• Emotional intelligence
  • Instincts to see something others do not
  • Patience

Regardless of what you do consider keep these attributes at the top of your mind . If you have any other ideas to suggest, I would like to hear about them.

Personal Confidence…..Remove the Gremlins

How confident are you in the business, financial and life decisions you are making? Do you have times of doubt? Have you ever created thoughts in your mind that are not reality, or what can be called gremlins? These questions are equally valid whether you are an investor, executive or advisor.

When you have confidence almost anything can be achieved, adversity can be handled, your mind opens up to new possibilities, you get unstuck, relationships can get built, people are attracted to you. Personal confidence is an energy force that sustains you. With plenty of confidence, there can be never ending growth in ALL areas of your life.

So, reflect on what you are currently confident about and what may be undermining your confidence.

The degree to which you have personal confidence actually gets down to personal trust. How much do you trust yourself? We all have gremlins floating around in our heads that were falsely created somewhere and they are generally there because we are not so trusting of ourselves. The key to change is building a positive way of thinking to remove the gremlins.

At the top level, this starts with discovering who you are, defining what you exist for and gaining clarity of what is important. Put another way, it is to define what a quality life is for you and then stick to it. Your definition of what is a quality life, which includes your life purpose, will put the framework in place for making confident decisions and cutting out a lot of clutter that may get in the way of your confidence. After all, it is critical you live your unique design.

Nevertheless, there is the day-to-day issue of self-management. Keeping the gremlins out of your head EVERY day is not easy. You can do it by focusing on the questions you ask yourself when key issues or questions come up during the day. Learn to ask yourself positive questions rather than negative, judgemental or critical questions. Go to work knowing you will approach your day this way and then at night question yourself, did I approach everything with a positive mind-set? Then, what can I do tomorrow to build my confidence further? The other aspect is to review your activities and see what is both building and sapping your confidence. This is part of being well prepared, which of itself is a confidence booster.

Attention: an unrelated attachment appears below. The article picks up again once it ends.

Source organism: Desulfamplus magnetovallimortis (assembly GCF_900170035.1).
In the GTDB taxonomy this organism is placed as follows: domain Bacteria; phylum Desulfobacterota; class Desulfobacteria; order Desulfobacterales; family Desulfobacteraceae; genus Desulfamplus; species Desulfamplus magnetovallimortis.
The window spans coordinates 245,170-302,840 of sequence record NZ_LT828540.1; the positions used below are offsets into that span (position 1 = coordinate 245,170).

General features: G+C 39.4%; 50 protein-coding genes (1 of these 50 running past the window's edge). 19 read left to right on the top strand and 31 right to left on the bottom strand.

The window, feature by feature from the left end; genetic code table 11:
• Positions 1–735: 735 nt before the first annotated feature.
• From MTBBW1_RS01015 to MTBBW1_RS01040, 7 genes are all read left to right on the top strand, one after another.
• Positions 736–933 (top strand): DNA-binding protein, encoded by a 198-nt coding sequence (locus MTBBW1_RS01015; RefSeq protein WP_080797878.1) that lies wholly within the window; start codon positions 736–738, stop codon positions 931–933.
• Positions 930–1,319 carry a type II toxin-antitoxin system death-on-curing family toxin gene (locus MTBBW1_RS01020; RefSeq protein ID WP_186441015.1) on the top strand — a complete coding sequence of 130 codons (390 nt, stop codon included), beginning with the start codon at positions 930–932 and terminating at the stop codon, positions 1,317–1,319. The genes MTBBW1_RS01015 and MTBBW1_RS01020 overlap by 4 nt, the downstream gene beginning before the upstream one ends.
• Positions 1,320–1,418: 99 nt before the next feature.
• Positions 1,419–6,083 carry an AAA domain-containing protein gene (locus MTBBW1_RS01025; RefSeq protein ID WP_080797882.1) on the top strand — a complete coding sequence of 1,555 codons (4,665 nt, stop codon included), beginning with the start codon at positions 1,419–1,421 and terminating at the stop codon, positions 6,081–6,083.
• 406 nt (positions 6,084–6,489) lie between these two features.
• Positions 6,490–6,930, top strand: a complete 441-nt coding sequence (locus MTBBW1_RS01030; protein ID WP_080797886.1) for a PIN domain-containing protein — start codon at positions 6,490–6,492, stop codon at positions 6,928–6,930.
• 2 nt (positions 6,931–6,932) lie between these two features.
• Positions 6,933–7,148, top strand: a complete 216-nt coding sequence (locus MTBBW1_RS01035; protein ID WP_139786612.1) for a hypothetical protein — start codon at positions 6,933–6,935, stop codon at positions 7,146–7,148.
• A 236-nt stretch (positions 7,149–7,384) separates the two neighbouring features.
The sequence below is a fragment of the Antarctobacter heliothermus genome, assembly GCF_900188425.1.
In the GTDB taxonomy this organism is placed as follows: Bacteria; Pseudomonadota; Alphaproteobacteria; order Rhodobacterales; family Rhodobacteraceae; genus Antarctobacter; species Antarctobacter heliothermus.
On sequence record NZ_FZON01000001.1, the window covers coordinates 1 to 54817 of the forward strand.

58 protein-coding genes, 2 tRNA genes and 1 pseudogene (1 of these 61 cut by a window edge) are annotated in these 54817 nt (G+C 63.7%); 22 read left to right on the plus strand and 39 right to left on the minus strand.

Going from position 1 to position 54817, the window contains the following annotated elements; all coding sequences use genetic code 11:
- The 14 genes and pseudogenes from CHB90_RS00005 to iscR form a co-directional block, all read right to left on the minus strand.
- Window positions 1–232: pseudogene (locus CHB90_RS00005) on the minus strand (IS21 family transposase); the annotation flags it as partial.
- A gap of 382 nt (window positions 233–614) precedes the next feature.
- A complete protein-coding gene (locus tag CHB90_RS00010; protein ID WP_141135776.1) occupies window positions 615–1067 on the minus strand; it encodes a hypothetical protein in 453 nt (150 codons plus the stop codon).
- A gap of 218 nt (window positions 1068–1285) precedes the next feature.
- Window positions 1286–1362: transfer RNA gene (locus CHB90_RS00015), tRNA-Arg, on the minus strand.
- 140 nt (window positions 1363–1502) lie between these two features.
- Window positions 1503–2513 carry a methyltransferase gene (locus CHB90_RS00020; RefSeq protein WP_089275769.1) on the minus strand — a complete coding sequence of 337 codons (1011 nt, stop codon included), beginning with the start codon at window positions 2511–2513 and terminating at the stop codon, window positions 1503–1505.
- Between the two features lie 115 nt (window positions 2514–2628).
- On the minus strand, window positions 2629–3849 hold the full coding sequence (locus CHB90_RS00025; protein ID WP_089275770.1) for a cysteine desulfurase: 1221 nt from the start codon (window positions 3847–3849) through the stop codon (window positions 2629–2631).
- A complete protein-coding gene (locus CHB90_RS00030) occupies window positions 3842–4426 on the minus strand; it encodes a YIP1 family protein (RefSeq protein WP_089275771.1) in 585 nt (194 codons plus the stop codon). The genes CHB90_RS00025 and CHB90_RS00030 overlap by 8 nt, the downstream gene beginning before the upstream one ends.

I would also say you should consider having a coach to be firstly a guide, then encourager and accountability partner in building your confidence. Constructive feedback and powerful questions from a coach who is independent of your life but “with you” will really help.

Once the trust comes, personal confidence accelerates and amazing results can be achieved with harmonious relationships.

Advisor-Client Chemistry

Do you have the right clients? This is a very topical issue for many financial planners, particularly those who have already built a business to a reasonable level. Actually, it is as important as the client selecting the right advisor.

In the end there must be a mutual relationship with the parties comfortable with each other. The relationship cannot start out (but it often does) with the client simply having dollars in the bank account and some financial planning needs, and on the other side the client believing the advisor has the skills and the necessary integrity. In fact, these are all assumed to get to the point of the first meeting. Bob Veres of Inside Information (www.bobveres.com) has written a great article this month called “Segmentation or Bust” mainly directed at advisors to consider the structure of their client base.

Our business is all about looking at the behavioral style of the clients and also the advisors. So, not unexpectedly, the approach we take is to match clients and advisors based on their behavioral style. This is very much an inside-out approach, however all great relationships start below the surface. Human behavior is at the core. The great thing is that the Financial DNA system measures natural behavior which means we can reliably predict the behavioral style of the advisor and client in terms of how that person will always be, particularly under pressure. I would say that our approach must still be blended with a number of other more traditional selection factors such as client size, service style, values, expertise, etc. that are mentioned in Bob’s article.

To help the advisor we have developed an Advisor/Client Compatibility Matrix. The matrix is a one page grid which matches profile styles based on the level of modification that will be required between advisor and client. To be clear, it does not say you cannot work with someone, but it does say who will be easier (green box on the matrix) based on less behavioral modification – this is where communication, chemistry, etc. is likely to be higher. Hence, this is where the relationship will be naturally more sustainable over a longer period with less stress. So if you are an advisor wanting to segment your client base a reliable starting point is now provided.

I do not necessarily advocate that you fire those clients who will require more behavioral modification (red box on the matrix). This will be a warning sign that you have to put more work into adapting to maintain the relationship. Although what you may wish to do is allocate these clients to a partner who is different to you or hire someone who is different to you to provide a complementary style. Many advisors have found this approach to be foundational for selecting their next hire. Or in how they deliver client service with a team-based approach. Hence, the planner may get the relationship started and then another person on the team steps in.

Are you interested in the value of your practice? Importantly for advisors, this approach also helps you to identify to whom you sell your business. The sustainability of the relationships and hence the revenue is critical to business value.